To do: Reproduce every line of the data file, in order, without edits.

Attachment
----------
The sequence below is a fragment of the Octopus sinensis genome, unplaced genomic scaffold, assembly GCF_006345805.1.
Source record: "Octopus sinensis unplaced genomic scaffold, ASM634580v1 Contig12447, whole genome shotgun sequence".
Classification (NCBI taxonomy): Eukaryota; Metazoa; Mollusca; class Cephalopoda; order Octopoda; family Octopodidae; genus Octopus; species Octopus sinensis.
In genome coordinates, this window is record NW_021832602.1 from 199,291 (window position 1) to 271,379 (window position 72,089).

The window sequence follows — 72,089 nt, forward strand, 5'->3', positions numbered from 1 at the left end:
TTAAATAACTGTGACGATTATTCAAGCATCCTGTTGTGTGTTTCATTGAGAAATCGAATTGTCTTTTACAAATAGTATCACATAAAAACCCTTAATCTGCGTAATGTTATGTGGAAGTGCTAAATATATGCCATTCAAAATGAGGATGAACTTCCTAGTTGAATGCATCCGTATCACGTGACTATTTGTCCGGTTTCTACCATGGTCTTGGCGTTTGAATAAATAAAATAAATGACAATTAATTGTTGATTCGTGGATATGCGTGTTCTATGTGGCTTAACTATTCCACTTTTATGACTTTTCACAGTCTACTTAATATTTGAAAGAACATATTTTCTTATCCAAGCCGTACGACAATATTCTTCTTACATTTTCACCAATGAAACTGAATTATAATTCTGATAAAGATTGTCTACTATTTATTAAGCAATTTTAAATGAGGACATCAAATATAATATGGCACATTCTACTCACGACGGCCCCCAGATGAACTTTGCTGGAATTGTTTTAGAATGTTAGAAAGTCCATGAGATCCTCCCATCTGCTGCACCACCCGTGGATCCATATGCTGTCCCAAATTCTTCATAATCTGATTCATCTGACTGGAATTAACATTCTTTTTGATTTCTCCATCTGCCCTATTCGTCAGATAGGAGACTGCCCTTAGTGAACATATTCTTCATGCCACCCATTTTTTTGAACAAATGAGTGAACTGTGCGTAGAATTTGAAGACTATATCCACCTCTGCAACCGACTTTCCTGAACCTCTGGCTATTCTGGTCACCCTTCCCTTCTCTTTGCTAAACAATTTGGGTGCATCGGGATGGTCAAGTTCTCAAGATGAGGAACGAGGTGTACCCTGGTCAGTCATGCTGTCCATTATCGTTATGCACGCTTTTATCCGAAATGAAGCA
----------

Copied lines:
The sequence below is a fragment of the Octopus sinensis genome, unplaced genomic scaffold, assembly GCF_006345805.1.
Source record: "Octopus sinensis unplaced genomic scaffold, ASM634580v1 Contig12447, whole genome shotgun sequence".
Classification (NCBI taxonomy): Eukaryota; Metazoa; Mollusca; class Cephalopoda; order Octopoda; family Octopodidae; genus Octopus; species Octopus sinensis.
In genome coordinates, this window is record NW_021832602.1 from 199,291 (window position 1) to 271,379 (window position 72,089).

The window sequence follows — 72,089 nt, forward strand, 5'->3', positions numbered from 1 at the left end:
TTAAATAACTGTGACGATTATTCAAGCATCCTGTTGTGTGTTTCATTGAGAAATCGAATTGTCTTTTACAAATAGTATCACATAAAAACCCTTAATCTGCGTAATGTTATGTGGAAGTGCTAAATATATGCCATTCAAAATGAGGATGAACTTCCTAGTTGAATGCATCCGTATCACGTGACTATTTGTCCGGTTTCTACCATGGTCTTGGCGTTTGAATAAATAAAATAAATGACAATTAATTGTTGATTCGTGGATATGCGTGTTCTATGTGGCTTAACTATTCCACTTTTATGACTTTTCACAGTCTACTTAATATTTGAAAGAACATATTTTCTTATCCAAGCCGTACGACAATATTCTTCTTACATTTTCACCAATGAAACTGAATTATAATTCTGATAAAGATTGTCTACTATTTATTAAGCAATTTTAAATGAGGACATCAAATATAATATGGCACATTCTACTCACGACGGCCCCCAGATGAACTTTGCTGGAATTGTTTTAGAATGTTAGAAAGTCCATGAGATCCTCCCATCTGCTGCACCACCCGTGGATCCATATGCTGTCCCAAATTCTTCATAATCTGATTCATCTGACTGGAATTAACATTCTTTTTGATTTCTCCATCTGCCCTATTCGTCAGATAGGAGACTGCCCTTAGTGAACATATTCTTCATGCCACCCATTTTTTTGAACAAATGAGTGAACTGTGCGTAGAATTTGAAGACTATATCCACCTCTGCAACCGACTTTCCTGAACCTCTGGCTATTCTGGTCACCCTTCCCTTCTCTTTGCTAAACAATTTGGGTGCATCGGGATGGTCAAGTTCTCAAGATGAGGAACGAGGTGTACCCTGGTCAGTCATGCTGTCCATTATCGTTATGCACGCTTTTATCCGAAATGAAGCA